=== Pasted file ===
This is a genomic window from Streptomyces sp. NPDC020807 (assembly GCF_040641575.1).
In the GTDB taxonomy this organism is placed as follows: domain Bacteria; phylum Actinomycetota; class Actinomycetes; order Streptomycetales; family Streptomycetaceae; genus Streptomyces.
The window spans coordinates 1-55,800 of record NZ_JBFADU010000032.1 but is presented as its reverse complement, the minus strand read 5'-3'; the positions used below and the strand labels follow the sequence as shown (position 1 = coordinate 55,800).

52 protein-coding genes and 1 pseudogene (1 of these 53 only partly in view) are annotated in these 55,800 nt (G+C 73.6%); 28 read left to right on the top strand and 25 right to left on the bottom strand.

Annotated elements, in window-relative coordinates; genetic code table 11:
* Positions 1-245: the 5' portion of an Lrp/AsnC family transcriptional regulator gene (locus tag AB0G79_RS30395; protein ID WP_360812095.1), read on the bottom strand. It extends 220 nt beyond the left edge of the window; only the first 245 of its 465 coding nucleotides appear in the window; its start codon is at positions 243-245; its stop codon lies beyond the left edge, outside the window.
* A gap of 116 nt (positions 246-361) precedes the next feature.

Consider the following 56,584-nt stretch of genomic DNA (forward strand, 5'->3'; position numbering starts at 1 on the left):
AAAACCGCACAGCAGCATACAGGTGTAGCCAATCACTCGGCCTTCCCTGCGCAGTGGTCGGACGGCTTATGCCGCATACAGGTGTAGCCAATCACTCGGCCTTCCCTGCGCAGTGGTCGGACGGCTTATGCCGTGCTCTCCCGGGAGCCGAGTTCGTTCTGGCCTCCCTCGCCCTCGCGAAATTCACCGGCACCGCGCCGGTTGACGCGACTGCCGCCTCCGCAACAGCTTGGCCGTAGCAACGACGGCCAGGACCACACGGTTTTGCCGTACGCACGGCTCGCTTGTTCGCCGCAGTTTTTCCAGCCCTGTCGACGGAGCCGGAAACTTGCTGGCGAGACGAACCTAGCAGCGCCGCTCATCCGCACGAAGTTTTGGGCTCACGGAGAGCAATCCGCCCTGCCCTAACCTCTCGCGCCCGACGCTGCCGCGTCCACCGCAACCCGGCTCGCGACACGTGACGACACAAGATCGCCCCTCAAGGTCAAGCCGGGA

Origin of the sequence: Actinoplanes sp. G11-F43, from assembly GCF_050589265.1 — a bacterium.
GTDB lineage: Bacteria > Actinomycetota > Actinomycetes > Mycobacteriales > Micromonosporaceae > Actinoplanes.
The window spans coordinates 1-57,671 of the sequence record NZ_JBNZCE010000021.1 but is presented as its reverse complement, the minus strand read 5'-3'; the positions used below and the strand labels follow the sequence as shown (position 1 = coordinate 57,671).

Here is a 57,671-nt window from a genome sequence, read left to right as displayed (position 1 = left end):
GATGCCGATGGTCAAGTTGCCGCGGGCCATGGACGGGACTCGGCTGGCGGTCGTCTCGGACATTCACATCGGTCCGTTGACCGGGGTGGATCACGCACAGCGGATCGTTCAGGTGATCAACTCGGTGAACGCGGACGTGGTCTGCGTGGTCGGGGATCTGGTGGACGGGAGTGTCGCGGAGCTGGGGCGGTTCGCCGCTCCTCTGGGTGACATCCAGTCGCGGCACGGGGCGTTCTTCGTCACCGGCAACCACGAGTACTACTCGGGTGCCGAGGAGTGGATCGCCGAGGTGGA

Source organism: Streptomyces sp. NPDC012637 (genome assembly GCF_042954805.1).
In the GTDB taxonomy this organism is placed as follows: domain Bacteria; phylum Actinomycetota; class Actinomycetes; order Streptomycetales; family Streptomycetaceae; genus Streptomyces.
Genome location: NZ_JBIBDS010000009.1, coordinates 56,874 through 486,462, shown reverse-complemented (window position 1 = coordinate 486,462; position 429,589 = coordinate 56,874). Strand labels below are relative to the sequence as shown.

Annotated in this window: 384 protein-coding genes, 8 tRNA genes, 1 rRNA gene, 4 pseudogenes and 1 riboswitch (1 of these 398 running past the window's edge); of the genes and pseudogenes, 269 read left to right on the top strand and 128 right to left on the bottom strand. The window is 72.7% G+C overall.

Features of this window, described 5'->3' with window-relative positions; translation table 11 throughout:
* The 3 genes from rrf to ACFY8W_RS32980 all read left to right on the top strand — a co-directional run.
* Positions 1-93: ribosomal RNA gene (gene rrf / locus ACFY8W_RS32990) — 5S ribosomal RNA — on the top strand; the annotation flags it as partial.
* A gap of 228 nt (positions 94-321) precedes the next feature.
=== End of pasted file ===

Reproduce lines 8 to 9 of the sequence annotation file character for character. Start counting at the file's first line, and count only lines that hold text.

Consider the following 56,584-nt stretch of genomic DNA (forward strand, 5'->3'; position numbering starts at 1 on the left):
AAAACCGCACAGCAGCATACAGGTGTAGCCAATCACTCGGCCTTCCCTGCGCAGTGGTCGGACGGCTTATGCCGCATACAGGTGTAGCCAATCACTCGGCCTTCCCTGCGCAGTGGTCGGACGGCTTATGCCGTGCTCTCCCGGGAGCCGAGTTCGTTCTGGCCTCCCTCGCCCTCGCGAAATTCACCGGCACCGCGCCGGTTGACGCGACTGCCGCCTCCGCAACAGCTTGGCCGTAGCAACGACGGCCAGGACCACACGGTTTTGCCGTACGCACGGCTCGCTTGTTCGCCGCAGTTTTTCCAGCCCTGTCGACGGAGCCGGAAACTTGCTGGCGAGACGAACCTAGCAGCGCCGCTCATCCGCACGAAGTTTTGGGCTCACGGAGAGCAATCCGCCCTGCCCTAACCTCTCGCGCCCGACGCTGCCGCGTCCACCGCAACCCGGCTCGCGACACGTGACGACACAAGATCGCCCCTCAAGGTCAAGCCGGGA